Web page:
Cardboard helmet could improve bike-share safety

A new bike helmet constructed of cardboard could soon be making life safer for urban cyclists.

The Kranium helmet, a project first showcased last year by London-based designer Anirudha Rao, replaces the thick polystyrene of traditional bike helmets with a lightweight cardboard frame alternative.

Although the frame may not appear as strong as you'd like, Rao claims to have tested the design in the lab, where it was capable of absorbing four times the amount of energy of a regular cycling helmet.

The design is light and cheap, according to Rao, and is coated in a resin to prevent it disintegrating in the rain.

Unlike traditional helmets, the flexible design of the Kranium helmet means that each one can be tailor-made to fit a specific head, using a head scan, which should yield further safety benefits.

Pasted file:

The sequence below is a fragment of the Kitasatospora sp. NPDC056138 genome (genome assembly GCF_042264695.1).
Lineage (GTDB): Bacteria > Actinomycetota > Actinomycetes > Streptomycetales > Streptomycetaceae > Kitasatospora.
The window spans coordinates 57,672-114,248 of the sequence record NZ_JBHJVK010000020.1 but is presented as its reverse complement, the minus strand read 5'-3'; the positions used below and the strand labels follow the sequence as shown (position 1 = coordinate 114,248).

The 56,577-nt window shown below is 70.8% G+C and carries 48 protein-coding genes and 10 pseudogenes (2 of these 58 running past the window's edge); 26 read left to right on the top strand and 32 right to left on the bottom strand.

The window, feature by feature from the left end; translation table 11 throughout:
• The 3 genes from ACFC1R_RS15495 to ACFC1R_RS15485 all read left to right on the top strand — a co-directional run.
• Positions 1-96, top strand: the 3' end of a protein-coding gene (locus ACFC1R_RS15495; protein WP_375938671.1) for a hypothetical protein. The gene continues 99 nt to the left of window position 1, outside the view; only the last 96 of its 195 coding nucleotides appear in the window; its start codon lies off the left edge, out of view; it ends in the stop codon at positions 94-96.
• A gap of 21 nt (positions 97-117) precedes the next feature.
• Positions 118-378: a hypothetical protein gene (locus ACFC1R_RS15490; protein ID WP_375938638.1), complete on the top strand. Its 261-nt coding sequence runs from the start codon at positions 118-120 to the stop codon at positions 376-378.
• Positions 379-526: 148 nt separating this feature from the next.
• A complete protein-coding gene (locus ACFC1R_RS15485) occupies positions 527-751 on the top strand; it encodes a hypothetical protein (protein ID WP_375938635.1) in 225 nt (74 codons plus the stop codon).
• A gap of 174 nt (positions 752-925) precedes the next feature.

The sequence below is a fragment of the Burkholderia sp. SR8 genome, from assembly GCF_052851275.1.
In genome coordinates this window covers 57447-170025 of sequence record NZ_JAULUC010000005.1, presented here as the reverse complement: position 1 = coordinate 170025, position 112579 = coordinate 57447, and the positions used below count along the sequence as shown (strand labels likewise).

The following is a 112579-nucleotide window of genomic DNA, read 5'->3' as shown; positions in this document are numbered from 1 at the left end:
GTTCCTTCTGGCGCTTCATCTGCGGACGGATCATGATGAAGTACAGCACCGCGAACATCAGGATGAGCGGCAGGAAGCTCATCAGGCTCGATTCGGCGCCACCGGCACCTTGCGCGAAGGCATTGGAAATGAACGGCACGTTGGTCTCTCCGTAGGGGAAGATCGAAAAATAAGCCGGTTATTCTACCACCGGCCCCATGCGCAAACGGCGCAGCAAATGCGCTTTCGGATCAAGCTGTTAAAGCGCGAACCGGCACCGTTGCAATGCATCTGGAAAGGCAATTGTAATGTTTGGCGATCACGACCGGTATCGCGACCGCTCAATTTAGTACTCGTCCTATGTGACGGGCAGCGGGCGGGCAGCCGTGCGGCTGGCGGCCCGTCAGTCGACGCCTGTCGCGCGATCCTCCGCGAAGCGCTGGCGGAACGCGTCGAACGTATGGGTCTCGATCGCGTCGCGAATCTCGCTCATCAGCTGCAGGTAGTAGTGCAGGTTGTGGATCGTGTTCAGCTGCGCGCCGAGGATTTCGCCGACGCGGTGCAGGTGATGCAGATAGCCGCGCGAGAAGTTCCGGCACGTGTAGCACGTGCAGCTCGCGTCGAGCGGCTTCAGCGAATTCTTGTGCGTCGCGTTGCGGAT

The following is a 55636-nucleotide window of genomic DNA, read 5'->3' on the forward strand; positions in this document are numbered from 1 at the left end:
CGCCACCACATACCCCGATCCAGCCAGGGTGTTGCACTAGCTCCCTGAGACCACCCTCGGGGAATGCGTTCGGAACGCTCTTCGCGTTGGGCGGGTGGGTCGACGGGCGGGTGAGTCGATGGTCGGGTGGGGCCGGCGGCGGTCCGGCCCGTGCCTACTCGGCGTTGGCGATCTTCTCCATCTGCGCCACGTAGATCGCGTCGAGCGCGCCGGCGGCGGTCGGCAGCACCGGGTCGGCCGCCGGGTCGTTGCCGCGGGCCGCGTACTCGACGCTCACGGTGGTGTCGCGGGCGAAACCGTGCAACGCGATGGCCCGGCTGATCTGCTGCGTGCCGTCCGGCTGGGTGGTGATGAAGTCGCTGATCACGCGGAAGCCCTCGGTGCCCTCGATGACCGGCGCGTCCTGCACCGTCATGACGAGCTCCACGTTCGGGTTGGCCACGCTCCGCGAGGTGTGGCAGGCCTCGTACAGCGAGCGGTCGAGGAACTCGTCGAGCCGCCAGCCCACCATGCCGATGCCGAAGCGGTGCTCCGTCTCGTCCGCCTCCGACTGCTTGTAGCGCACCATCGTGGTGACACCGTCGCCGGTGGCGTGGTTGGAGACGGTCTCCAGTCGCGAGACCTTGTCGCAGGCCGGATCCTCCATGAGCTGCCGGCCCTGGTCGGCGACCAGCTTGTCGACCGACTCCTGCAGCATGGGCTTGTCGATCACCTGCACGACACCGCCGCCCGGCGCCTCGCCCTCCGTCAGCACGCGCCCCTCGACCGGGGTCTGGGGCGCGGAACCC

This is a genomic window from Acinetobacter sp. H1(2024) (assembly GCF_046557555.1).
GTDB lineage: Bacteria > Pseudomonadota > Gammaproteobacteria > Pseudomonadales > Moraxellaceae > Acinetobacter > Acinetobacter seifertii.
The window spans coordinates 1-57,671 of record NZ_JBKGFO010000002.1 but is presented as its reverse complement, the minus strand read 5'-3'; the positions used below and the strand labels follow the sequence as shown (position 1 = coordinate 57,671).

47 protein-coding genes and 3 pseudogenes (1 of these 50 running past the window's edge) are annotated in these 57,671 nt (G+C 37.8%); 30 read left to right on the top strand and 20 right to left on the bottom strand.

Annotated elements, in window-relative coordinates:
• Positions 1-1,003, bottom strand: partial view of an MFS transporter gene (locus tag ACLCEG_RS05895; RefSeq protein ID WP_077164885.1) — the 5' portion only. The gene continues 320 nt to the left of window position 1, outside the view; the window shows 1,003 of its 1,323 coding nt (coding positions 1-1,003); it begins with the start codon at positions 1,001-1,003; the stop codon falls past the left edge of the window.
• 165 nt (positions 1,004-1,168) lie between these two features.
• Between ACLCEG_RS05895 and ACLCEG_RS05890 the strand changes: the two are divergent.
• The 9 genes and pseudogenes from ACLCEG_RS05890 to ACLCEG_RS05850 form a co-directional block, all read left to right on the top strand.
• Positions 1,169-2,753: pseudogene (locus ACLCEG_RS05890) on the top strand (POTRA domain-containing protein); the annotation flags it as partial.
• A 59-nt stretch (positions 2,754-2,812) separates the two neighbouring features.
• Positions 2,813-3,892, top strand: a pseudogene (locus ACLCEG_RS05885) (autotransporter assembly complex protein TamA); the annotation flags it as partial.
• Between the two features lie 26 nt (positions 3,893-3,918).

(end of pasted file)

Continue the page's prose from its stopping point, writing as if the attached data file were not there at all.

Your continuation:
However, the most handy application could be when it comes to bike rental, a phenomenon that's quickly growing in popularity with new schemes popping up in cities all over the world.

Rao believes that one day it could be possible to get cheap custom-made helmets via a vending machine, encouraging infrequent or visiting users to stay safe when they're on the road.

The design has already been licensed by several manufacturers, according to reports, so it may not be long before they're seen on the road.

See the helmet at Wired

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